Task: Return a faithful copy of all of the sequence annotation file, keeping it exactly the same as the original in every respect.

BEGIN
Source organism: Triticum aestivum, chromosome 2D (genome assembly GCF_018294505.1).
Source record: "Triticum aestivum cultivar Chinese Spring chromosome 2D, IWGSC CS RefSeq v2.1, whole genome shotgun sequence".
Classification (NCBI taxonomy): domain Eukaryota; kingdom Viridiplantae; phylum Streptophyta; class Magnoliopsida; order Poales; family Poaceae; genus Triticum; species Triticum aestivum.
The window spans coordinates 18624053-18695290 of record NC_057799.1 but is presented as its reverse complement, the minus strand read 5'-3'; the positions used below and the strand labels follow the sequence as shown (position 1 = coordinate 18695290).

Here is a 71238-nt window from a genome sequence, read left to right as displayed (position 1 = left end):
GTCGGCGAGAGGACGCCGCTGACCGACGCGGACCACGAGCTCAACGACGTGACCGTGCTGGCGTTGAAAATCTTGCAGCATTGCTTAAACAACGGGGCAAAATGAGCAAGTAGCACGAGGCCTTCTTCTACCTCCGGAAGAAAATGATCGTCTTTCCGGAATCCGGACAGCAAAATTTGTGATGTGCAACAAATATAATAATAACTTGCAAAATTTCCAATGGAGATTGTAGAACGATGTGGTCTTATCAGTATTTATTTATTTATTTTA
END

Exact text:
Source organism: Triticum aestivum, chromosome 2D (genome assembly GCF_018294505.1).
Source record: "Triticum aestivum cultivar Chinese Spring chromosome 2D, IWGSC CS RefSeq v2.1, whole genome shotgun sequence".
Classification (NCBI taxonomy): domain Eukaryota; kingdom Viridiplantae; phylum Streptophyta; class Magnoliopsida; order Poales; family Poaceae; genus Triticum; species Triticum aestivum.
The window spans coordinates 18624053-18695290 of record NC_057799.1 but is presented as its reverse complement, the minus strand read 5'-3'; the positions used below and the strand labels follow the sequence as shown (position 1 = coordinate 18695290).

Here is a 71238-nt window from a genome sequence, read left to right as displayed (position 1 = left end):
GTCGGCGAGAGGACGCCGCTGACCGACGCGGACCACGAGCTCAACGACGTGACCGTGCTGGCGTTGAAAATCTTGCAGCATTGCTTAAACAACGGGGCAAAATGAGCAAGTAGCACGAGGCCTTCTTCTACCTCCGGAAGAAAATGATCGTCTTTCCGGAATCCGGACAGCAAAATTTGTGATGTGCAACAAATATAATAATAACTTGCAAAATTTCCAATGGAGATTGTAGAACGATGTGGTCTTATCAGTATTTATTTATTTATTTTA